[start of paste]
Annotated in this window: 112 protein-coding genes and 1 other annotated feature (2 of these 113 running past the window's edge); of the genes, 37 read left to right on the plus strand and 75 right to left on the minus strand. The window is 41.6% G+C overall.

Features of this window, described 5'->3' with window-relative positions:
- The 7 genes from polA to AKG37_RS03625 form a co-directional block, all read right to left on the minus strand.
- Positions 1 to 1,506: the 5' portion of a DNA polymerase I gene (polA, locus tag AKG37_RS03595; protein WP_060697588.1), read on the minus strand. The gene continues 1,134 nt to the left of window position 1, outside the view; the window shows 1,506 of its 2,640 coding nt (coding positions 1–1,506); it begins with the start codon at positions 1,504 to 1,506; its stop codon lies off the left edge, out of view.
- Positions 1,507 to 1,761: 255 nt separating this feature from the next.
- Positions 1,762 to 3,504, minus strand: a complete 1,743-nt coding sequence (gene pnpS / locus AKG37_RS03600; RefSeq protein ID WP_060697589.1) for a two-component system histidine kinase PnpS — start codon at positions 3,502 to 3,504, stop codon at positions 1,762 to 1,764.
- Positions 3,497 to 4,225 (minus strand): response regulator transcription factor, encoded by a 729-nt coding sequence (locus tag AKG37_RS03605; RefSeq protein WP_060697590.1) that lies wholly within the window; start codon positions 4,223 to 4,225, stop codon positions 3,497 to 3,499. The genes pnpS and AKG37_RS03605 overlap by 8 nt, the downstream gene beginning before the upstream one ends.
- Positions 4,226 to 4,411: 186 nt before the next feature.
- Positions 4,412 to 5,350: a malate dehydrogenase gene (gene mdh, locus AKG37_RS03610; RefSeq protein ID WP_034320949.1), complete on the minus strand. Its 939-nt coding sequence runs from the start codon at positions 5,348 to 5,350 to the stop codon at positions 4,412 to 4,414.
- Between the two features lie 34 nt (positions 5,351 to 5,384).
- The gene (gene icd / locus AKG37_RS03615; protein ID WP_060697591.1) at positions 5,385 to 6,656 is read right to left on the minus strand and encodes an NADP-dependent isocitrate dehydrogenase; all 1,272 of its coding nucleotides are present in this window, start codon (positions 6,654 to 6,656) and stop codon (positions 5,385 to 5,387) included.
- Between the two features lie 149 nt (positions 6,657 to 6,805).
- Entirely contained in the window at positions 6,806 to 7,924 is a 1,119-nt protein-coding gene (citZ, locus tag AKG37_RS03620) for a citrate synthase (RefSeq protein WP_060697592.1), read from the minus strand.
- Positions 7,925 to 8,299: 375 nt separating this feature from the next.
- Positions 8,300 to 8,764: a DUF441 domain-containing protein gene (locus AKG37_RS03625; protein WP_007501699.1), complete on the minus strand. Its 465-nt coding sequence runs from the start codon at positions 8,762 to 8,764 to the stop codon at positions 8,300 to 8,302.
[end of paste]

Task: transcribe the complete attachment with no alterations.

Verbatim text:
Annotated in this window: 112 protein-coding genes and 1 other annotated feature (2 of these 113 running past the window's edge); of the genes, 37 read left to right on the plus strand and 75 right to left on the minus strand. The window is 41.6% G+C overall.

Features of this window, described 5'->3' with window-relative positions:
- The 7 genes from polA to AKG37_RS03625 form a co-directional block, all read right to left on the minus strand.
- Positions 1 to 1,506: the 5' portion of a DNA polymerase I gene (polA, locus tag AKG37_RS03595; protein WP_060697588.1), read on the minus strand. The gene continues 1,134 nt to the left of window position 1, outside the view; the window shows 1,506 of its 2,640 coding nt (coding positions 1–1,506); it begins with the start codon at positions 1,504 to 1,506; its stop codon lies off the left edge, out of view.
- Positions 1,507 to 1,761: 255 nt separating this feature from the next.
- Positions 1,762 to 3,504, minus strand: a complete 1,743-nt coding sequence (gene pnpS / locus AKG37_RS03600; RefSeq protein ID WP_060697589.1) for a two-component system histidine kinase PnpS — start codon at positions 3,502 to 3,504, stop codon at positions 1,762 to 1,764.
- Positions 3,497 to 4,225 (minus strand): response regulator transcription factor, encoded by a 729-nt coding sequence (locus tag AKG37_RS03605; RefSeq protein WP_060697590.1) that lies wholly within the window; start codon positions 4,223 to 4,225, stop codon positions 3,497 to 3,499. The genes pnpS and AKG37_RS03605 overlap by 8 nt, the downstream gene beginning before the upstream one ends.
- Positions 4,226 to 4,411: 186 nt before the next feature.
- Positions 4,412 to 5,350: a malate dehydrogenase gene (gene mdh, locus AKG37_RS03610; RefSeq protein ID WP_034320949.1), complete on the minus strand. Its 939-nt coding sequence runs from the start codon at positions 5,348 to 5,350 to the stop codon at positions 4,412 to 4,414.
- Between the two features lie 34 nt (positions 5,351 to 5,384).
- The gene (gene icd / locus AKG37_RS03615; protein ID WP_060697591.1) at positions 5,385 to 6,656 is read right to left on the minus strand and encodes an NADP-dependent isocitrate dehydrogenase; all 1,272 of its coding nucleotides are present in this window, start codon (positions 6,654 to 6,656) and stop codon (positions 5,385 to 5,387) included.
- Between the two features lie 149 nt (positions 6,657 to 6,805).
- Entirely contained in the window at positions 6,806 to 7,924 is a 1,119-nt protein-coding gene (citZ, locus tag AKG37_RS03620) for a citrate synthase (RefSeq protein WP_060697592.1), read from the minus strand.
- Positions 7,925 to 8,299: 375 nt separating this feature from the next.
- Positions 8,300 to 8,764: a DUF441 domain-containing protein gene (locus AKG37_RS03625; protein WP_007501699.1), complete on the minus strand. Its 465-nt coding sequence runs from the start codon at positions 8,762 to 8,764 to the stop codon at positions 8,300 to 8,302.